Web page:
# Fate of helium moving toward a singularity

On the molecular level, if an atom, consider helium, were to fall into a black hole, what would be the ultimate fate of its electrons, protons and neutrons?

• FYI, google exactly: "magnetic field around a blackhole" for some recent awesome articles relating to this. – Fattie Oct 16 '16 at 22:22
• And be sure to check out the awesome second paragraph here! en.wikipedia.org/wiki/Magnetar#Magnetic_field – Fattie Oct 16 '16 at 22:25
• As we have no theory of a singularity - the clue is in the name - this question about the "ultimate fate" of anything is essentially metaphysical. – adrianmcmenamin Oct 18 '16 at 16:45
• A lot depends on the black hole. If it's large, and "quiet" (ie not much else is in close orbit, or falling into it at the same time) then the answer from @JamesK is spot on. If it's "busy" the area near the event horizon will be full or radiation and the atom will surely be ionized, and might even be smashed apart. If it's small, then tidal forces near the event horizon may be enough to disrupt it, and there is also interaction with Hawking radiation to think about. – Steve Linton May 8 '18 at 9:53

I'll take the reference of an observer falling with the helium atom. At the Event horizon, the tidal force across a helium atom is still minute, $10^{-29}N$ much less than the Coulomb forces between the electrons and nucleus, still less than the strong forces inside the nucleus. So the atom will fall through the event horizon without damage. (The region around the black hole can be a pretty violent place, with lots of hard X rays from the superheated matter, which would likely have ionised the atom, but I'll suppose it somehow manages to avoid this)

As it falls past the event horizon it is doomed. Think of the singularity less of a place in the middle of the black hole, and more as a point in time. It is inevitable our He atom will reach that point. As it approaches it the tidal forces will grow larger, eventually sufficient pull the atom apart. To describe what happens now would require a good description of quantum gravity, which we don't have.

The is no physics that describes what happens "after" the singularity. Think of the singularity as a point in time, but for the atom it is also the end of time for the atom. It is possible that something beyond our current understanding prevents a singularity from forming, but that is speculation.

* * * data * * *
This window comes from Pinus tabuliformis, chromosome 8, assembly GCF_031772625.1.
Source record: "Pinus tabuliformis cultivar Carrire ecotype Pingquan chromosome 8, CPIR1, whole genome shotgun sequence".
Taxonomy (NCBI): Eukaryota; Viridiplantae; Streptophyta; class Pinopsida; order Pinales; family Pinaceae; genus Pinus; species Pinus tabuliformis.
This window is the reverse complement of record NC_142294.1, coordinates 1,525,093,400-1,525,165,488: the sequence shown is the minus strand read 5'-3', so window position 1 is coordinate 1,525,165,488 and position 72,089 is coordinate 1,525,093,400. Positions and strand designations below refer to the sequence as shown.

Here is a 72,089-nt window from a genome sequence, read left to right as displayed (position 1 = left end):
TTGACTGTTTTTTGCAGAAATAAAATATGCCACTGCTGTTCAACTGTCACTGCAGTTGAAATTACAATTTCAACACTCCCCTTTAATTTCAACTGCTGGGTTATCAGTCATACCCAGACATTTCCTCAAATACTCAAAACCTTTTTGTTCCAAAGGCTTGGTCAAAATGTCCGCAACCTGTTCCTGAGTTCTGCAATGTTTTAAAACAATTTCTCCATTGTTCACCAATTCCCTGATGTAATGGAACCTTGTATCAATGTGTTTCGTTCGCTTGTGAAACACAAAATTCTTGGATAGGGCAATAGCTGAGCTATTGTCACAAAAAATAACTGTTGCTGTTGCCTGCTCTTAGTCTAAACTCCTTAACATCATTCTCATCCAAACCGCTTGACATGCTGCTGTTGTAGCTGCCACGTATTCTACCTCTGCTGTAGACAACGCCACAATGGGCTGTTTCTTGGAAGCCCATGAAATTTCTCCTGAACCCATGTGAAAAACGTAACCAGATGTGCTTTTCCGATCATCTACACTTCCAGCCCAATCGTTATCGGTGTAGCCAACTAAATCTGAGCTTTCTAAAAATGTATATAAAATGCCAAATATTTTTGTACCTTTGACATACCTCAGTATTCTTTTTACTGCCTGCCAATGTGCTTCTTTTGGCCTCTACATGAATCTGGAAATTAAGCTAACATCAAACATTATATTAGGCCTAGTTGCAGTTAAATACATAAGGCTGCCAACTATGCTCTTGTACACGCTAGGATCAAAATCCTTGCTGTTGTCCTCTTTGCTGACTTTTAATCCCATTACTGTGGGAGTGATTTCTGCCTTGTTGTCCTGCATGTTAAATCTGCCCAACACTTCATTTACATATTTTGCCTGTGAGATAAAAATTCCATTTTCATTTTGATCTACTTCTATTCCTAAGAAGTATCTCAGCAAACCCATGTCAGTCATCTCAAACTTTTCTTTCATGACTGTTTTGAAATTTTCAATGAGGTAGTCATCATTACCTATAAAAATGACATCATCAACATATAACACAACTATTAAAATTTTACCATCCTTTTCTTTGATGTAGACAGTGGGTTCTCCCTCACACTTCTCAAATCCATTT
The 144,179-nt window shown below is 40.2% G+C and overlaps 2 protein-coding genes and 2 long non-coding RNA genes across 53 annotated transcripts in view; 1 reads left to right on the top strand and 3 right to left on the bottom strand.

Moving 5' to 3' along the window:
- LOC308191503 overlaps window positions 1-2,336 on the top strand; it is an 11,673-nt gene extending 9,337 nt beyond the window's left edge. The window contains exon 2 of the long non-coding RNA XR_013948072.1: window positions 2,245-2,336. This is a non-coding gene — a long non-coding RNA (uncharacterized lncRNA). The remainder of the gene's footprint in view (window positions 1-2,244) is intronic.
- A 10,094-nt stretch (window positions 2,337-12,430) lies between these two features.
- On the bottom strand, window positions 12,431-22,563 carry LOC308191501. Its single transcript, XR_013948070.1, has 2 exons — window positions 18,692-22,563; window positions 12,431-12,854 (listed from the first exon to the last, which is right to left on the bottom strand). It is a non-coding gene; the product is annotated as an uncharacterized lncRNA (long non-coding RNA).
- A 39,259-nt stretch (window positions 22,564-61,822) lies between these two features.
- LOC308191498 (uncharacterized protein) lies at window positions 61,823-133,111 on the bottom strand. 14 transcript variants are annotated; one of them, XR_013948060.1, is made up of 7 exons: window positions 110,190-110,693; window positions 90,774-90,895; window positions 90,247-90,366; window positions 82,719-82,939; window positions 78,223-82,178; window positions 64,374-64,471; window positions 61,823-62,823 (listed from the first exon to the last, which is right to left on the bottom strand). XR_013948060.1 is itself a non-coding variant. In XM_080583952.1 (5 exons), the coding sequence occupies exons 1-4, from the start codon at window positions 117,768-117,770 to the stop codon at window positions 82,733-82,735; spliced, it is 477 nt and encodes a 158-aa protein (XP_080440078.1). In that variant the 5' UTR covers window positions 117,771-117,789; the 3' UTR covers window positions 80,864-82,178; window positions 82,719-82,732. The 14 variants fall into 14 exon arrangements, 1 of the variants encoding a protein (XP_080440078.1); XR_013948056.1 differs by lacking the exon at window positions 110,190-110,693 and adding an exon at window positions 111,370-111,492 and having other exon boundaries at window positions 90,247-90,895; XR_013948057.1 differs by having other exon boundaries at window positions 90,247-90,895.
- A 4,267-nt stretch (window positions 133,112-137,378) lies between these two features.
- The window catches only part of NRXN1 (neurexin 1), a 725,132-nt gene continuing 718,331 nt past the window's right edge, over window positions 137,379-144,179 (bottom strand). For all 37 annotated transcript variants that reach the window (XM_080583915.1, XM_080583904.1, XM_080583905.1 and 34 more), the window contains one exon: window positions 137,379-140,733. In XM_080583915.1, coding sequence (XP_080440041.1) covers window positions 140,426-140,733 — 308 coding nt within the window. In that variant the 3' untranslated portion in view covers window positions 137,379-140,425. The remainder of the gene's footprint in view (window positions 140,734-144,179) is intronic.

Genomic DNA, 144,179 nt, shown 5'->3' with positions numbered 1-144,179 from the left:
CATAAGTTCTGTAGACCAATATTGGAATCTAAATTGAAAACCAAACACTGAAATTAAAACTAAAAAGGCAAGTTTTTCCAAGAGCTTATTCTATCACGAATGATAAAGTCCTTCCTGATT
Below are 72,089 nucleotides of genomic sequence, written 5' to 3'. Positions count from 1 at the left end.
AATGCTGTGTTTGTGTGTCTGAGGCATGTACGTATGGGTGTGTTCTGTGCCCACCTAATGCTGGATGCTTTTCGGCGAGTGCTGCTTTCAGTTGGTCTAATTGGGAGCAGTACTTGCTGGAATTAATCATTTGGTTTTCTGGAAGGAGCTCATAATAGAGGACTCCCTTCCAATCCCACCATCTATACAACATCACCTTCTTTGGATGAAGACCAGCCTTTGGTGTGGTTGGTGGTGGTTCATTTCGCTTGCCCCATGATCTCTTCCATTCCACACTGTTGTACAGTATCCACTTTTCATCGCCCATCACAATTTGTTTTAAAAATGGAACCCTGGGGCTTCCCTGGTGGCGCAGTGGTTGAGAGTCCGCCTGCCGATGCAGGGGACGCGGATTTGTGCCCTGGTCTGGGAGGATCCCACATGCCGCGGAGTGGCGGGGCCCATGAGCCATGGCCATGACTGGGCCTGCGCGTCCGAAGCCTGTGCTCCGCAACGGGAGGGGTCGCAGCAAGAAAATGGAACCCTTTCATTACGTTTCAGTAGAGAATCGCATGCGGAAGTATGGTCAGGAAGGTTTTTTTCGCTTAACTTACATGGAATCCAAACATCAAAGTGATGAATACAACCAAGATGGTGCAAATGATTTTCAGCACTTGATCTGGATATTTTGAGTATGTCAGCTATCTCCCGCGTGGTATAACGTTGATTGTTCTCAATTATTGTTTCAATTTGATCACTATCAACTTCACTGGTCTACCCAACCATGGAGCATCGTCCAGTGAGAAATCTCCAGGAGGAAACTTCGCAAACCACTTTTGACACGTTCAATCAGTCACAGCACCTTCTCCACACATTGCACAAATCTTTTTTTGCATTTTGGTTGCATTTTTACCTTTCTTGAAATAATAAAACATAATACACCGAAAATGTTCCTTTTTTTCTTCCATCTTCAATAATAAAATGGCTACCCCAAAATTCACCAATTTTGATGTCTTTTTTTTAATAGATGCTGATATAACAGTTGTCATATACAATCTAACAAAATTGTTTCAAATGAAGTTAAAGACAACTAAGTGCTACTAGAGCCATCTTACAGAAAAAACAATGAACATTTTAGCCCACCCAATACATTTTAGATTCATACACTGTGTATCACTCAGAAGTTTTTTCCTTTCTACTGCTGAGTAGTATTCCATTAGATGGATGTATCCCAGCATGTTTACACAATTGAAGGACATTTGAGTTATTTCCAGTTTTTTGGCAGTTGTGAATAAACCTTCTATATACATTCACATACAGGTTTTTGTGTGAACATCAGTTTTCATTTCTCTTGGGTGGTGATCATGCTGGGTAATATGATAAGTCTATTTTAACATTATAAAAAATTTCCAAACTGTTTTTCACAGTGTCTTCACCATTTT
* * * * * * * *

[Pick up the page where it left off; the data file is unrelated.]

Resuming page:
This is explained diagramatically in a Penrose diagram

• The tidal force at the event horizon depends on the mass of the black hole – Rob Jeffries Jan 21 '19 at 6:38
• @RobJeffries Yeah, a tiny BH will start shredding things way before they reach the event horizon. But the answer as given is valid for stellar mass black holes, which are probably the most likely a random He atom would encounter. – Florin Andrei Jan 21 '19 at 11:26

The answer from @JamesK is pretty much all you need to know on this topic.

Since you mention the word "singularity" in the title, let me add this - the singularity is not a thing. I know how pop sci articles talk about it as if it was a thing, but it's just a mathematical abstraction.

At the center of the black hole - we don't really know what happens. The equations from GR (general relativity) basically blow up, we get divisions by zero and whatnot. This in mathematics is called a "singularity". But in the physical reality that simply means our theory is inadequate.

We will have to wait for a future theory to properly understand the center of BH. For now, the GR equations are just hitting a wall. GR predicts infinite densities and zero diameters and so on - this is virtually certain to be wrong. But as of now there is no other theory we can use to figure this out.

So don't say it's falling towards the "singularity". Say it falls toward the center, whatever that may be.

Make no mistake, your helium atom is doomed. Its particles will get shredded down to whatever scale things exist at the center. Maybe down to the Planck length, but we don't know for sure.